roman1980
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I know this sounds like something from a Spy novel or makes me sound a like a crazy person but...

Wed Apr 10, 2019 12:31 pm

I know this sounds like something from a Spy novel or makes me sound a like a crazy person but...

Hi, recently found out that Intel and AMD put a backdoor into all their computer and have done since 2008 called the "Intel management engine" and ''AMD's Platform Security Processor". Both of those bypasses the OS, Anti-Virus as the chip lives directly on the board and can't be removed.
IT has direct access to the hard drive, peripherals and all I/O information. It can even start up and shut down your computer remotely and copy information from the hard drive and it has direct access to the internet that can't be blocked by a software firewall.

Originally designed apparently for admin people of large companies to deploy software or change settings to a computer in one swoop but it can be used to remote control computers and harvest information with the user not knowing.

Does the raspberry pi have a version of this on the board?

P.S I am not a crazy person if you don't believe me just google it or look on YouTube you will find this well documented.

Thanks

Roman

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topguy
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Re: I know this sounds like something from a Spy novel or makes me sound a like a crazy person but...

Fri Apr 12, 2019 1:51 pm

Links to sources is always appreciated when making wild claims:
https://en.wikipedia.org/wiki/Intel_Management_Engine

Also discussed before.
viewtopic.php?t=151542

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B.Goode
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Re: I know this sounds like something from a Spy novel or makes me sound a like a crazy person but...

Fri Apr 12, 2019 2:12 pm

Does the raspberry pi have a version of this {backdoor} on the board?


Maybe you are asking in the wrong place?


Because these forums are provided and supported by the Raspberry Pi Foundation in support of their own products.

And if they were as deceitful as they would need to be for the answer to your question to be 'Yes', they would surely take steps to see to it that either the question never got raised [failed on that one!] or that you were only given misleading or totally inaccurate replies?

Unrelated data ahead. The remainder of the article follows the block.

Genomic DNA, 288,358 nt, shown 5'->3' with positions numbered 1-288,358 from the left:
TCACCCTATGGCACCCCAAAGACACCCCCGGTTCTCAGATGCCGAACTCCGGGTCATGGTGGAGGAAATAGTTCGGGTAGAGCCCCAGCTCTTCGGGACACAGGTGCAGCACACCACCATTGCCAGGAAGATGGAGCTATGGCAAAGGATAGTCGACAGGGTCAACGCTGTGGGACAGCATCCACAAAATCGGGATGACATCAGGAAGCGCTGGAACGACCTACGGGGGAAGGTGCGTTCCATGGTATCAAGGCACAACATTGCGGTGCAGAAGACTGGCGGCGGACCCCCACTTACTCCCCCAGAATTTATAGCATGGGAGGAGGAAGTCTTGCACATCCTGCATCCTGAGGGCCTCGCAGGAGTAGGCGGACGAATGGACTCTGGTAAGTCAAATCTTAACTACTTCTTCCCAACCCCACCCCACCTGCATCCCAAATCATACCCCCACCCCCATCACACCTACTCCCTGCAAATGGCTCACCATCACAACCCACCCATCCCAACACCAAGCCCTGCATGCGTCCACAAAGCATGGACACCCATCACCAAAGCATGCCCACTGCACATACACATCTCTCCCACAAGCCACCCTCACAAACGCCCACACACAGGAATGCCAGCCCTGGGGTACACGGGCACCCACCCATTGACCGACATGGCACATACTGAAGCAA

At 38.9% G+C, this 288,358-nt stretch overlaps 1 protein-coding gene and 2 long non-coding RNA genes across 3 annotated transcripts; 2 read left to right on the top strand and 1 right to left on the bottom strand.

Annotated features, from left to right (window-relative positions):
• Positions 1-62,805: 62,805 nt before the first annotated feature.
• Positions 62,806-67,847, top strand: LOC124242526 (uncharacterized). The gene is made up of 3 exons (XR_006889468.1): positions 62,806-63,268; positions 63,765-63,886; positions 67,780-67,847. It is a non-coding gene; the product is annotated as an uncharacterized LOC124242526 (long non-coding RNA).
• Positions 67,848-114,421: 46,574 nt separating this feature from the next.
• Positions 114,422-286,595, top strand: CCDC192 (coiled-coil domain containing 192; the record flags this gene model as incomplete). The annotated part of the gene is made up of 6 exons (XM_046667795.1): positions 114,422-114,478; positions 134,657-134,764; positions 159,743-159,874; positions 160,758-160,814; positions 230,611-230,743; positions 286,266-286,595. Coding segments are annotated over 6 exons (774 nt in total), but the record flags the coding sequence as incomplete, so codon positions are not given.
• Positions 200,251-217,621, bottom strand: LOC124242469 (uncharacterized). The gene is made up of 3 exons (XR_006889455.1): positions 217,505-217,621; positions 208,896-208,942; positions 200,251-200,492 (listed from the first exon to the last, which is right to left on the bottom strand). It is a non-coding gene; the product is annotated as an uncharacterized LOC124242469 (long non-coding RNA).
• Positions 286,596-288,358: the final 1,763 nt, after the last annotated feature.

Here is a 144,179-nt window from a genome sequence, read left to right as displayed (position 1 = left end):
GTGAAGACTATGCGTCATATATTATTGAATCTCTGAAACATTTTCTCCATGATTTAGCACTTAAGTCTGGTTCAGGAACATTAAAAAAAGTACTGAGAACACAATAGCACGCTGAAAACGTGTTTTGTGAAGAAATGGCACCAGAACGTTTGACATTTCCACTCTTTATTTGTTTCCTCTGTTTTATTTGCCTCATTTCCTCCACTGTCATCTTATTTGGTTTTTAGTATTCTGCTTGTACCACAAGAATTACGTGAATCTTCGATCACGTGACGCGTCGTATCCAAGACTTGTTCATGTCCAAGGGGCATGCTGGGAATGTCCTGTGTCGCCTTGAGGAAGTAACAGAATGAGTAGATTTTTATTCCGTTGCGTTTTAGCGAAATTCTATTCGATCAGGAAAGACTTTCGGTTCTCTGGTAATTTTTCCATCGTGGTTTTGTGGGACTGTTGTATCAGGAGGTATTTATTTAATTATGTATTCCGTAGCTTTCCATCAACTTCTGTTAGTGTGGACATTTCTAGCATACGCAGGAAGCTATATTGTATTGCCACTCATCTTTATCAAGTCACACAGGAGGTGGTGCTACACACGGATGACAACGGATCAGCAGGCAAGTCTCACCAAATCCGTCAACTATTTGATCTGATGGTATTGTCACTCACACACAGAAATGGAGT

Maybe I am working for 'them' and have been briefed to throw you off the scent...

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topguy
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Re: I know this sounds like something from a Spy novel or makes me sound a like a crazy person but...

Fri Apr 12, 2019 2:32 pm

A remote management tool is by definition a backdoor, a very useful backdoor when your server on the other side of the globe ( or disc if you are a flatearther :lol: ) is acting up.

But if we continue this discussion with the assumption that none of these features are designed with the intent of being nefarious, this thread might not be locked in the next two hours ;-)

It doesnt mean the features can not be exploited by people with nefarious intent if there are security flaws. Intel ( and others ) are of course very tight lipped about their implementation, because they don't want the wrong people looking for security holes and I guess they also want tight control on the Remote Management Software.

The existence of these feature has never been a secret, only very few people have any use for them.

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bensimmo
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Re: I know this sounds like something from a Spy novel or makes me sound a like a crazy person but...

Fri Apr 12, 2019 3:03 pm

I have a HuaWei phone.



To be fair, he/she is only asking.

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davidcoton
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Re: I know this sounds like something from a Spy novel or makes me sound a like a crazy person but...

Fri Apr 12, 2019 3:07 pm

bensimmo wrote:
Fri Apr 12, 2019 3:03 pm
I have a HuaWei phone.
Remind me not to discuss any security issues with you on phone, text, or email. :lol: :roll: :twisted:
Signature retired

Heater
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Re: I know this sounds like something from a Spy novel or makes me sound a like a crazy person but...

Fri Apr 12, 2019 3:16 pm

If you really want to get paranoid about the unknown features of modern x86 processors then spend some time checking out various videos about them from CCC conferences: